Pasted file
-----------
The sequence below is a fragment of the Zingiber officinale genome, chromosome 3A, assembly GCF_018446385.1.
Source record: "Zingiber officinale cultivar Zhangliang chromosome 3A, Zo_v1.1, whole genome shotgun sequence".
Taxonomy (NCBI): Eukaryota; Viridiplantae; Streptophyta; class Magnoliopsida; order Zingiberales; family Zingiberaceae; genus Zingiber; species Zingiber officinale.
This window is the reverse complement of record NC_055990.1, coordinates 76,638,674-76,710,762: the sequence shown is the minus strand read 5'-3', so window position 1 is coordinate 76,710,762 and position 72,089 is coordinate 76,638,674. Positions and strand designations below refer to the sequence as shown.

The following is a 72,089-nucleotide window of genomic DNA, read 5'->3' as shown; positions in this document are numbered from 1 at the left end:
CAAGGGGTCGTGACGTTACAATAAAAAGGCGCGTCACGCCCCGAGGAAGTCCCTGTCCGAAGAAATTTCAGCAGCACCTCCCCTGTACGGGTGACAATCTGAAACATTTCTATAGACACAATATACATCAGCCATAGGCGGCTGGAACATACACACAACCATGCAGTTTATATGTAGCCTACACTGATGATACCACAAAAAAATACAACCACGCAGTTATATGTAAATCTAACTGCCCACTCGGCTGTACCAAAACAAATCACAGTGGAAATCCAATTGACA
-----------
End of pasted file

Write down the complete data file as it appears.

The sequence below is a fragment of the Zingiber officinale genome, chromosome 3A, assembly GCF_018446385.1.
Source record: "Zingiber officinale cultivar Zhangliang chromosome 3A, Zo_v1.1, whole genome shotgun sequence".
Taxonomy (NCBI): Eukaryota; Viridiplantae; Streptophyta; class Magnoliopsida; order Zingiberales; family Zingiberaceae; genus Zingiber; species Zingiber officinale.
This window is the reverse complement of record NC_055990.1, coordinates 76,638,674-76,710,762: the sequence shown is the minus strand read 5'-3', so window position 1 is coordinate 76,710,762 and position 72,089 is coordinate 76,638,674. Positions and strand designations below refer to the sequence as shown.

The following is a 72,089-nucleotide window of genomic DNA, read 5'->3' as shown; positions in this document are numbered from 1 at the left end:
CAAGGGGTCGTGACGTTACAATAAAAAGGCGCGTCACGCCCCGAGGAAGTCCCTGTCCGAAGAAATTTCAGCAGCACCTCCCCTGTACGGGTGACAATCTGAAACATTTCTATAGACACAATATACATCAGCCATAGGCGGCTGGAACATACACACAACCATGCAGTTTATATGTAGCCTACACTGATGATACCACAAAAAAATACAACCACGCAGTTATATGTAAATCTAACTGCCCACTCGGCTGTACCAAAACAAATCACAGTGGAAATCCAATTGACA